Accelerometer in Tilt app. Convert +/- 15 degrees to 0 -> 5 volt ?

Discussion in 'General Electronics Chat' started by flamsk, Aug 13, 2009.

  1. flamsk

    Thread Starter New Member

    Aug 13, 2009
    Hi im using an ST LIS2L02 accelerometer in a tilt application. The supply voltage is 5 volt, and it is used in 2g setup. It outputs the following:

    -90 degrees 1,50 volt
    0 degrees 2,50 volt
    90 degrees 3,50 volt

    im my application the output goes to an AVR mcu, where it is convertet via builtin ADC. Since im only interested with the scope +/- 15 degrees

    -15 degrees 2,33 volt
    0 degrees 2,50 volt
    15 degrees 2,66 volt

    i would loose alot of precision during convertion. how can i scale the output from the accelerometer so i get the following output result ?

    -15 degrees 0,00 volt
    0 degrees 2,50 volt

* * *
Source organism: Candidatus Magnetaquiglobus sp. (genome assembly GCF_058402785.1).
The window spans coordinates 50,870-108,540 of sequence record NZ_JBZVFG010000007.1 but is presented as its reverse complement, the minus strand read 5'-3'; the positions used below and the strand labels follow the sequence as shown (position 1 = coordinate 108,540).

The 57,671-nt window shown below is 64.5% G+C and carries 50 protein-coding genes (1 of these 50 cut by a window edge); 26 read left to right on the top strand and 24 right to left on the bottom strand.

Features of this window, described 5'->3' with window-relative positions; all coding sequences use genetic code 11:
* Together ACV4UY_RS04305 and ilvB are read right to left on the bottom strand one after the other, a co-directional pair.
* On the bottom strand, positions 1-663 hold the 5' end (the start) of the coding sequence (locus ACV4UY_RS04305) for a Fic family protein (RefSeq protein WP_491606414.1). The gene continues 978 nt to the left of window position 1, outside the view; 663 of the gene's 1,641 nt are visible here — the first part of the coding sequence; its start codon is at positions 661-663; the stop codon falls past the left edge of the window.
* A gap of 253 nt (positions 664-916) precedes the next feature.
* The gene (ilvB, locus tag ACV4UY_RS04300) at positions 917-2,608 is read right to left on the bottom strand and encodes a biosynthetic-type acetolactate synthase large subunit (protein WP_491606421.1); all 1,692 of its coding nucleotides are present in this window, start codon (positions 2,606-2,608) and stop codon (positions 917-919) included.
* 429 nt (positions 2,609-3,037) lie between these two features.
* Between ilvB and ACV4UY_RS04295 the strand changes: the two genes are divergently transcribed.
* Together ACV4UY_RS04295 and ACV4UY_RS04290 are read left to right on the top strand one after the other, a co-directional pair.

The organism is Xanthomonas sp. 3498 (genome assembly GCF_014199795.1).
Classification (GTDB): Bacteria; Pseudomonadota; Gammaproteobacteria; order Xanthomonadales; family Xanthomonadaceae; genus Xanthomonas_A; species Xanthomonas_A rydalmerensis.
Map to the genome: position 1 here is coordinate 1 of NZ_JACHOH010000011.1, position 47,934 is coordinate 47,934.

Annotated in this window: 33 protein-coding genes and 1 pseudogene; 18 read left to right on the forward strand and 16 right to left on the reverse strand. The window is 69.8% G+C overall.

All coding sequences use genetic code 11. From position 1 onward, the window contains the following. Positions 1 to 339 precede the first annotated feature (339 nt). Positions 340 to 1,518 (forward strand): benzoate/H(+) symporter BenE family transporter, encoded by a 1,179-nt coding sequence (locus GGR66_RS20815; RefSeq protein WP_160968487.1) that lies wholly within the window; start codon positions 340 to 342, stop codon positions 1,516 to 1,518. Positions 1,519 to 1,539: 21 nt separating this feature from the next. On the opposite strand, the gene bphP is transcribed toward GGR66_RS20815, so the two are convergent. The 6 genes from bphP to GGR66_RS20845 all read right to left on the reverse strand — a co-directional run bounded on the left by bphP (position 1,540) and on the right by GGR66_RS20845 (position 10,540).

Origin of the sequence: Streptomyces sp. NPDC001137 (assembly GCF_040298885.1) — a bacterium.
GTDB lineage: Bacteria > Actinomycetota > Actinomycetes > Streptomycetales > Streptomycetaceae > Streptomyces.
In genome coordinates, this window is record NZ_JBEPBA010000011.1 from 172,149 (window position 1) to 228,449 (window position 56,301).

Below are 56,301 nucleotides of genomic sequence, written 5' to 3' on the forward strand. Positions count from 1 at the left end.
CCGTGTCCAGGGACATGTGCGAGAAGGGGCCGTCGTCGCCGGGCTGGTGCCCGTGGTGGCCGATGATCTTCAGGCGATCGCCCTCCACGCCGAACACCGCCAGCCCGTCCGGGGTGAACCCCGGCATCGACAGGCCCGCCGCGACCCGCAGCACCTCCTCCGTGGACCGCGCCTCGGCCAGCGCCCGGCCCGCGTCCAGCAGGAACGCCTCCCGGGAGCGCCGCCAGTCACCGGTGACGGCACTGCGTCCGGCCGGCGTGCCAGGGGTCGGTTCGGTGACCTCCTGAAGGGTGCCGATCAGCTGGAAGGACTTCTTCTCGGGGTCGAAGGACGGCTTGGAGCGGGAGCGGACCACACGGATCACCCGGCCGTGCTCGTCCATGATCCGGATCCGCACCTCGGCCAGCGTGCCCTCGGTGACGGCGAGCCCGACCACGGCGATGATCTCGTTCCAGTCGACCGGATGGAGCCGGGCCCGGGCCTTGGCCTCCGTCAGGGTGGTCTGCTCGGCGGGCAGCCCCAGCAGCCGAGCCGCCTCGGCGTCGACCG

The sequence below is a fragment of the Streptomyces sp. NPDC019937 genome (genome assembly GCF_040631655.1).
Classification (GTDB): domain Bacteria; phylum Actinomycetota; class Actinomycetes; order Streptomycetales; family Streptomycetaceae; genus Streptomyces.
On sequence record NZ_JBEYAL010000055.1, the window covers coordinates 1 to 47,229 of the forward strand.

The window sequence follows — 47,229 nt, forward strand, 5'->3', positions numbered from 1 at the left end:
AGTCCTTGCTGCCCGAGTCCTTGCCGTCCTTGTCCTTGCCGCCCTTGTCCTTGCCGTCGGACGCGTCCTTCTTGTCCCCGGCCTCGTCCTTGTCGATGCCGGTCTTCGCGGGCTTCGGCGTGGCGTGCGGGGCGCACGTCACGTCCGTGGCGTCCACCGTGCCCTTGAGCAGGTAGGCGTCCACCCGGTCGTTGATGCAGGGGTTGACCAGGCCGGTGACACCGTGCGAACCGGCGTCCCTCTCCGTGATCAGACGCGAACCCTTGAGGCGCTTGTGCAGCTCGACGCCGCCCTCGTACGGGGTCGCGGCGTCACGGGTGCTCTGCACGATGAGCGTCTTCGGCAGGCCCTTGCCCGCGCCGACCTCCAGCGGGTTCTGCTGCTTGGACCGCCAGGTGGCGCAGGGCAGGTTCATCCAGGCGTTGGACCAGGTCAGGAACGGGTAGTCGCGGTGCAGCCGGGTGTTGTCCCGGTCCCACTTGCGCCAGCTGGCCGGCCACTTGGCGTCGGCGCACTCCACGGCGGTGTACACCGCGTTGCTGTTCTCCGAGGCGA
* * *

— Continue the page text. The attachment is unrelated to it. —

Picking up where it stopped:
15 degrees 5,00 volt
  2. russ_hensel

    Distinguished Member

    Jan 11, 2009
    Op amp buffers are the common solution. Google should help you out. Be careful not to drive the ADC beyond the supply range of the converter ( if it is similar to the PIC see the spec sheet ) You might also be able to change the reference voltages of the converter ( spec sheet again ) to achieve a similar effect. Most ADCs need a fairly low impecance input, the op amp should provide that the accelerometer may not ( again see the spec sheets )
  3. mik3

    Senior Member

    Feb 4, 2008
    Use an instrumentation amplifier with its negative input and its reference pin biased at 2.5V. Connect its positive input to the output of the accelerometer. Adjust the gain to 15.625.
  4. AdrianN

    Active Member

    Apr 27, 2009
    This can be solved with one Op Amp. (See attached)

    If you want to see how I arrived at this circuit read the following article:

    So I started with a differential amplifier, as in this article. The result is R2=infinity and R1=anything. R4 is actually 14.152k, so you need to choose a standard value of 14k 1%. Because of that, the output will be a little bit below 5V and a bit more than 0V.

    Be sure to choose a dual supply Op Amp, if you want its output to come close to zero.

    If you need to have an Op Amp with one supply, choose rail-to-rail or reduce R4.
    Last edited: Nov 1, 2010